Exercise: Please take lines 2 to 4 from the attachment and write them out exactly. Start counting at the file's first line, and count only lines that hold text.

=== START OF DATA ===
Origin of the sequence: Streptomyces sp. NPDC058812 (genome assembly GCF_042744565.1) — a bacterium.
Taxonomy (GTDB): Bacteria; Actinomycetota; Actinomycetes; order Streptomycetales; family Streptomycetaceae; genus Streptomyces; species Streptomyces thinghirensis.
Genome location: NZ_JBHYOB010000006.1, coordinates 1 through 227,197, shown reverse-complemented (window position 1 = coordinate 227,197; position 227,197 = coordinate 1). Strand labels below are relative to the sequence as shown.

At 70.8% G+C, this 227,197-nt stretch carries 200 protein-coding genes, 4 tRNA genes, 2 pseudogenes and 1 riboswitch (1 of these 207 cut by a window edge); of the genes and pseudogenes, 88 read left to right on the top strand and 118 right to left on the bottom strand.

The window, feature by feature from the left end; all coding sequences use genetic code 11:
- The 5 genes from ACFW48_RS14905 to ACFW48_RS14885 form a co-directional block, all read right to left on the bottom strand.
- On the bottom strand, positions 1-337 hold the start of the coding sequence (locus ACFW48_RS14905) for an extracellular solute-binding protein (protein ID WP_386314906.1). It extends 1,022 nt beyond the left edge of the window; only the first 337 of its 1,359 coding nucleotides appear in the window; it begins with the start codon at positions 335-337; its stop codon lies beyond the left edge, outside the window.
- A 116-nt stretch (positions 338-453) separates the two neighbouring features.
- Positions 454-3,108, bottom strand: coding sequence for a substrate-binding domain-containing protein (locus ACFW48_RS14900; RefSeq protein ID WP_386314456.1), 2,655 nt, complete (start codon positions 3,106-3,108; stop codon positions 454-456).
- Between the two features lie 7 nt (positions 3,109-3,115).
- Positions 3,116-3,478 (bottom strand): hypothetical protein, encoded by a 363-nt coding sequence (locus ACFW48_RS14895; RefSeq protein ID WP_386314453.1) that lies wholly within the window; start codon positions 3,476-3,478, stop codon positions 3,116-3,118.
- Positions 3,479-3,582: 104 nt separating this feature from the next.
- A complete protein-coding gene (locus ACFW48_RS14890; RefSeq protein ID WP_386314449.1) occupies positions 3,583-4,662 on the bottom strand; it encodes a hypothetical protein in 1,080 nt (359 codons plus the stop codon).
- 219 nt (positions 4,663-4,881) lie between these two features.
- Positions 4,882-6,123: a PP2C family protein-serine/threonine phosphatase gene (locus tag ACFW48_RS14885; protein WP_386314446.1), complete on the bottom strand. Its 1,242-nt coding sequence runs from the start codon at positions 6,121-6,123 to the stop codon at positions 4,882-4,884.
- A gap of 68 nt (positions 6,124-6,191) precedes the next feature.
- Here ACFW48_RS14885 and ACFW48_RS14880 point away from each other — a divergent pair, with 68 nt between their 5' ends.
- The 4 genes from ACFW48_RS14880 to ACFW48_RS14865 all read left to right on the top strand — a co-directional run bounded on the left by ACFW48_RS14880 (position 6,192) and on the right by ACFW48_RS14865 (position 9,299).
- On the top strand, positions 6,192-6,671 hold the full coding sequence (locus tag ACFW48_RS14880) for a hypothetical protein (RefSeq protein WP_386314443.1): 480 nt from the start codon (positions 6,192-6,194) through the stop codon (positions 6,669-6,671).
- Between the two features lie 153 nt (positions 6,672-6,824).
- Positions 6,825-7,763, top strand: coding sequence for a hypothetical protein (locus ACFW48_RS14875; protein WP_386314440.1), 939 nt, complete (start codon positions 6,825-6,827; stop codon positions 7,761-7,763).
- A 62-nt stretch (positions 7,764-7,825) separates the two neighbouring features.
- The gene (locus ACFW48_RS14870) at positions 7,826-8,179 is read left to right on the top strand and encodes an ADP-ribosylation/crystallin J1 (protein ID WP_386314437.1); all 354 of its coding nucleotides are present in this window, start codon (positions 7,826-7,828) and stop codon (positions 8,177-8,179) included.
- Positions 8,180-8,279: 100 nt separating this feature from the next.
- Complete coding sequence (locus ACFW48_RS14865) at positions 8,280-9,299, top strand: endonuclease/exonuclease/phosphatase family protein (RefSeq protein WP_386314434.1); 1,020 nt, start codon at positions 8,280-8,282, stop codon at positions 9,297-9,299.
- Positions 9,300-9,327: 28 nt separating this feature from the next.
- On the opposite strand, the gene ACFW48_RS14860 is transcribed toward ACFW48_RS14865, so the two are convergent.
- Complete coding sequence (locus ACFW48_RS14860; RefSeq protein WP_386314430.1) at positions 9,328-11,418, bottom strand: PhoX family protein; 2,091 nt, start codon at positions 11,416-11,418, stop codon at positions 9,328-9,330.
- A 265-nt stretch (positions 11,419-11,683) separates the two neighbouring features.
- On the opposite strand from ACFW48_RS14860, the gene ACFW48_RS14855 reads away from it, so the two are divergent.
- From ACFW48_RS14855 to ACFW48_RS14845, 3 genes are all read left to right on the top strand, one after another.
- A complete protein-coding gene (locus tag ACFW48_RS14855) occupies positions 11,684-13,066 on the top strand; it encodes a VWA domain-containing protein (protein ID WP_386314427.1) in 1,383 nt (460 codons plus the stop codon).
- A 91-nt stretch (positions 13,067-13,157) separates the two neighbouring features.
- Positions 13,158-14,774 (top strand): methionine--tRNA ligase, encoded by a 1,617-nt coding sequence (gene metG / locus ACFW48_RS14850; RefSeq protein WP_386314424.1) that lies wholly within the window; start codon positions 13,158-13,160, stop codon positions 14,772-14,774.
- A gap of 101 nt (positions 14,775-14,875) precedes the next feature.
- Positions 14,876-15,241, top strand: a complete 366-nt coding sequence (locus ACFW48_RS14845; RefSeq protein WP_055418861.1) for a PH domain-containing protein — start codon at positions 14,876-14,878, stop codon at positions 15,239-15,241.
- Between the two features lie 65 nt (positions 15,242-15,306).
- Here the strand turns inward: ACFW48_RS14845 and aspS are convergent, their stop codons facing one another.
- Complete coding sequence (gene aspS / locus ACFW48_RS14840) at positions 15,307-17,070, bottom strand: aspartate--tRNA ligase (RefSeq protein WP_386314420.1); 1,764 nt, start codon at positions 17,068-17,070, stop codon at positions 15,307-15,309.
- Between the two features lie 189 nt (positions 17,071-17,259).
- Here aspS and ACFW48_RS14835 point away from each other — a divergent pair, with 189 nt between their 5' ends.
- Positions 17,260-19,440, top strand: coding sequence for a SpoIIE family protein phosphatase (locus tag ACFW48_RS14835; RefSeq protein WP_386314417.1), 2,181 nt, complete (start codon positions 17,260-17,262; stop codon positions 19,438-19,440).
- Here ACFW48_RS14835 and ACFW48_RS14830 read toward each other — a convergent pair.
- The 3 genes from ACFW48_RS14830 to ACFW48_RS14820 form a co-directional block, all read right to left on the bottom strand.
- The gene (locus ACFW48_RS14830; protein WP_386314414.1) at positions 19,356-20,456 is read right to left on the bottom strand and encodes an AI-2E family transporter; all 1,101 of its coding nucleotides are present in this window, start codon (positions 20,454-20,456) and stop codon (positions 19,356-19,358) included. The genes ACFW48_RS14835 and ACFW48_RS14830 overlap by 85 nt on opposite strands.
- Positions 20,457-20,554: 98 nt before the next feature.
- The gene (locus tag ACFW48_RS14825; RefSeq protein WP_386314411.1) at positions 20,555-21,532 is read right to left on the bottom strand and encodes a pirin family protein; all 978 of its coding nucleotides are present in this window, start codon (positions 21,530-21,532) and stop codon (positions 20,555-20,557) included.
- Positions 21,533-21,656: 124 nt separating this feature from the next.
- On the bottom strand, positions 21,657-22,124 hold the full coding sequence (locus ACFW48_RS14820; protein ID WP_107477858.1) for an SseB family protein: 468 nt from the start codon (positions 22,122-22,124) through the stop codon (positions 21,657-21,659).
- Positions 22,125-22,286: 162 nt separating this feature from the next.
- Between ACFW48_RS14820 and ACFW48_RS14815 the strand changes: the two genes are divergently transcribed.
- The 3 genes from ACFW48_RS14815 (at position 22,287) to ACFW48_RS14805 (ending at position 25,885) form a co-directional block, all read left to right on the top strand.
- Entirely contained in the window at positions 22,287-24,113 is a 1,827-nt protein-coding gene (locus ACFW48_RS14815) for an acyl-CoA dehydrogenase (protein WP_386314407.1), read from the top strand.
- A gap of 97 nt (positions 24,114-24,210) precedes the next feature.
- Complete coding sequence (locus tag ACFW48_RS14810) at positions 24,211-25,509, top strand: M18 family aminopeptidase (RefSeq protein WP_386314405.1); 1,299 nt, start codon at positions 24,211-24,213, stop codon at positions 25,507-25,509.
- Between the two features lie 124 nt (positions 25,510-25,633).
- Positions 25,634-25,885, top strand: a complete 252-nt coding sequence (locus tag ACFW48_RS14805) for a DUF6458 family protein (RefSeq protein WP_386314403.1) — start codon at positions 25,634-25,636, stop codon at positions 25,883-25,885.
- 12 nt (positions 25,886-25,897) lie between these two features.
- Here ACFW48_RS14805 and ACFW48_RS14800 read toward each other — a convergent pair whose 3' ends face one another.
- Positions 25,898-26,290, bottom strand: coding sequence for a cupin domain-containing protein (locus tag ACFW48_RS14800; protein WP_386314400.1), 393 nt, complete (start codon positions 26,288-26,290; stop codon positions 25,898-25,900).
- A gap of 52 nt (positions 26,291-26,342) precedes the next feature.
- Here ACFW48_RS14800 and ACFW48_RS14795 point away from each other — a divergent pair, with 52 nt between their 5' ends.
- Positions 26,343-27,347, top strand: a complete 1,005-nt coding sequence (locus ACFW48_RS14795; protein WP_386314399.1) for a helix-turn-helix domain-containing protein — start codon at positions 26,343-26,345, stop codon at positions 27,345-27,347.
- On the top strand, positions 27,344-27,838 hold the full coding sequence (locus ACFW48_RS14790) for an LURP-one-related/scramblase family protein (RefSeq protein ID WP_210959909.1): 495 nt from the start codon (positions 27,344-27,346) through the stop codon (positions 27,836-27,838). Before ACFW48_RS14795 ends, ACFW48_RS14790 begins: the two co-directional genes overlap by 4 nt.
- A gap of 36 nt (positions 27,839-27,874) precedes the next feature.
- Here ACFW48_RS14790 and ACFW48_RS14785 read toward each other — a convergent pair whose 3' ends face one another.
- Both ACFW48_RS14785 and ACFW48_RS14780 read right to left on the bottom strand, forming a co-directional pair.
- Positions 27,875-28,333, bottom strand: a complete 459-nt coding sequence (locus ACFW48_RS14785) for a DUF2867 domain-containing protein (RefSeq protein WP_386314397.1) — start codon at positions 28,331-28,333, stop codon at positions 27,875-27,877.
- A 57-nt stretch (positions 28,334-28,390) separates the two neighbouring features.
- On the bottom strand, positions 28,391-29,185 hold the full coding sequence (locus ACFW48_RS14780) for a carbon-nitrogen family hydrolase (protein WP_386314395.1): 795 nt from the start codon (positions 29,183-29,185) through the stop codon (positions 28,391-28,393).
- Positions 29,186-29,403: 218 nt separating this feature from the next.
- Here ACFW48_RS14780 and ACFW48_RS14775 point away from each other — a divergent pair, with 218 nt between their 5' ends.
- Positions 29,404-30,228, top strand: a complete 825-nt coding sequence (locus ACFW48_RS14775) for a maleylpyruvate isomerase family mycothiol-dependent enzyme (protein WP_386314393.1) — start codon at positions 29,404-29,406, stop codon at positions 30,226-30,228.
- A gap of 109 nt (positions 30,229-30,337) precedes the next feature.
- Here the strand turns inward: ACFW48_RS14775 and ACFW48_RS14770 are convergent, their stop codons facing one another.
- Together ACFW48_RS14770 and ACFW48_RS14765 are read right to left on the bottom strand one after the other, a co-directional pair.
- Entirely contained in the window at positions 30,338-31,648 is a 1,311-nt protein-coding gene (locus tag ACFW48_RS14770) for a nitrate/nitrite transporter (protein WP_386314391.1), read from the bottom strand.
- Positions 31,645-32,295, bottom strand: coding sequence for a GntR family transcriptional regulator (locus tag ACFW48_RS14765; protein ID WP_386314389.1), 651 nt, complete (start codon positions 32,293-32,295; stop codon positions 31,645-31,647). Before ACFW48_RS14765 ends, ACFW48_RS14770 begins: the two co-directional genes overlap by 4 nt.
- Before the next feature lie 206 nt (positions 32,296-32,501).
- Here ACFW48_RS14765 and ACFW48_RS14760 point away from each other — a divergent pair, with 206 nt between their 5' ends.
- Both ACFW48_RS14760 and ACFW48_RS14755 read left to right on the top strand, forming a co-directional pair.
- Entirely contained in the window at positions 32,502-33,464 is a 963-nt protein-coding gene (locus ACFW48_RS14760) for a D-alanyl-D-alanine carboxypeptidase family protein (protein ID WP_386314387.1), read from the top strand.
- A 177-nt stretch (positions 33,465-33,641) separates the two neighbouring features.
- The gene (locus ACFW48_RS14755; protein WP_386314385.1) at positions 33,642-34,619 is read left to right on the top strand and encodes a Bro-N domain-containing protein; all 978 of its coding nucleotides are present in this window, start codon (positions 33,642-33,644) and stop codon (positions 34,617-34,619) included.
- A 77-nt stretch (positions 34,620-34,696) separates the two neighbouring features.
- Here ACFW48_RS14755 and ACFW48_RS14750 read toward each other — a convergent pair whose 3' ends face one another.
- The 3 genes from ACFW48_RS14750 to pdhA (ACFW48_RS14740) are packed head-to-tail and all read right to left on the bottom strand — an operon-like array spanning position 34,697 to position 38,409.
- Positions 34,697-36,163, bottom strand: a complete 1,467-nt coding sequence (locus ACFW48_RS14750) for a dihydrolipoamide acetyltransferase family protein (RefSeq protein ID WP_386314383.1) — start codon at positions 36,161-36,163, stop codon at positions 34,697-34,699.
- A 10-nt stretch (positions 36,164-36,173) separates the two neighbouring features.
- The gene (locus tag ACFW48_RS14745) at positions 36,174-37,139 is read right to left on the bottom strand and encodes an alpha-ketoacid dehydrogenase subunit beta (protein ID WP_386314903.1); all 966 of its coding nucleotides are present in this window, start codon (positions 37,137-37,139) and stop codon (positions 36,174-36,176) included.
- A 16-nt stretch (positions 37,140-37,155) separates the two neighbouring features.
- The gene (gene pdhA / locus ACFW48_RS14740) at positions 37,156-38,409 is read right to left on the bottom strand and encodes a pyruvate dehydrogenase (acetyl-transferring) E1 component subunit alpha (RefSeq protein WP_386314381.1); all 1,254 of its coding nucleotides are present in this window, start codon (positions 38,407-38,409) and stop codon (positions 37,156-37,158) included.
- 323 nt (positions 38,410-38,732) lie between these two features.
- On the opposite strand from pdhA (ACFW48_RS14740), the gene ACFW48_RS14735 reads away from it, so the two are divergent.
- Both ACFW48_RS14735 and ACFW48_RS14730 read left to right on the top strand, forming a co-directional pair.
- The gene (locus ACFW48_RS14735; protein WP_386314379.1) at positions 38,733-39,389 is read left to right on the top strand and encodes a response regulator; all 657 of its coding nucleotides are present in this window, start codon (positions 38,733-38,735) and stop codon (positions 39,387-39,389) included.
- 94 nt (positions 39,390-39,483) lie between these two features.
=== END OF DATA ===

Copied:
Taxonomy (GTDB): Bacteria; Actinomycetota; Actinomycetes; order Streptomycetales; family Streptomycetaceae; genus Streptomyces; species Streptomyces thinghirensis.
Genome location: NZ_JBHYOB010000006.1, coordinates 1 through 227,197, shown reverse-complemented (window position 1 = coordinate 227,197; position 227,197 = coordinate 1). Strand labels below are relative to the sequence as shown.

At 70.8% G+C, this 227,197-nt stretch carries 200 protein-coding genes, 4 tRNA genes, 2 pseudogenes and 1 riboswitch (1 of these 207 cut by a window edge); of the genes and pseudogenes, 88 read left to right on the top strand and 118 right to left on the bottom strand.